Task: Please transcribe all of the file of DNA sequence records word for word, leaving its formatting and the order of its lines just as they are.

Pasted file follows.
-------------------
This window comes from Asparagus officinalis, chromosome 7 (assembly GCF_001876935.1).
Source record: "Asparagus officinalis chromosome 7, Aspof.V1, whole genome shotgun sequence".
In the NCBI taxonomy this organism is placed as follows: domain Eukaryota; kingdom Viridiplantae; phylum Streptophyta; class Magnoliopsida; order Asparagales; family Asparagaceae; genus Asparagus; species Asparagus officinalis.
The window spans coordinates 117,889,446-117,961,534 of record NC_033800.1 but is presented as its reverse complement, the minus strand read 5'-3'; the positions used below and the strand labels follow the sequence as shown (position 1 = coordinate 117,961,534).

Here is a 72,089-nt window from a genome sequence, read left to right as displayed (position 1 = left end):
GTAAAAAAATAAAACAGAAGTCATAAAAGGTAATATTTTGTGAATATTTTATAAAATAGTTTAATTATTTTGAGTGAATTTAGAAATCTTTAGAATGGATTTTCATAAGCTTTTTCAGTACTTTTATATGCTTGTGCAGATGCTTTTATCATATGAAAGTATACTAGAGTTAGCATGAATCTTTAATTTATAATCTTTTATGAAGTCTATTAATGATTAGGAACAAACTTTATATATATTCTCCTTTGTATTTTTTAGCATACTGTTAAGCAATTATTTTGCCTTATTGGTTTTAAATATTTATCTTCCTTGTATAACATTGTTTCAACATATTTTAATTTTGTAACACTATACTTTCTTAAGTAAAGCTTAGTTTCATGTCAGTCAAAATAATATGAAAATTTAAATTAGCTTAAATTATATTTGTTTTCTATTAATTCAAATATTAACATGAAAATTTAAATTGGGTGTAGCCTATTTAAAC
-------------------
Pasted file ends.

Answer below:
This window comes from Asparagus officinalis, chromosome 7 (assembly GCF_001876935.1).
Source record: "Asparagus officinalis chromosome 7, Aspof.V1, whole genome shotgun sequence".
In the NCBI taxonomy this organism is placed as follows: domain Eukaryota; kingdom Viridiplantae; phylum Streptophyta; class Magnoliopsida; order Asparagales; family Asparagaceae; genus Asparagus; species Asparagus officinalis.
The window spans coordinates 117,889,446-117,961,534 of record NC_033800.1 but is presented as its reverse complement, the minus strand read 5'-3'; the positions used below and the strand labels follow the sequence as shown (position 1 = coordinate 117,961,534).

Here is a 72,089-nt window from a genome sequence, read left to right as displayed (position 1 = left end):
GTAAAAAAATAAAACAGAAGTCATAAAAGGTAATATTTTGTGAATATTTTATAAAATAGTTTAATTATTTTGAGTGAATTTAGAAATCTTTAGAATGGATTTTCATAAGCTTTTTCAGTACTTTTATATGCTTGTGCAGATGCTTTTATCATATGAAAGTATACTAGAGTTAGCATGAATCTTTAATTTATAATCTTTTATGAAGTCTATTAATGATTAGGAACAAACTTTATATATATTCTCCTTTGTATTTTTTAGCATACTGTTAAGCAATTATTTTGCCTTATTGGTTTTAAATATTTATCTTCCTTGTATAACATTGTTTCAACATATTTTAATTTTGTAACACTATACTTTCTTAAGTAAAGCTTAGTTTCATGTCAGTCAAAATAATATGAAAATTTAAATTAGCTTAAATTATATTTGTTTTCTATTAATTCAAATATTAACATGAAAATTTAAATTGGGTGTAGCCTATTTAAAC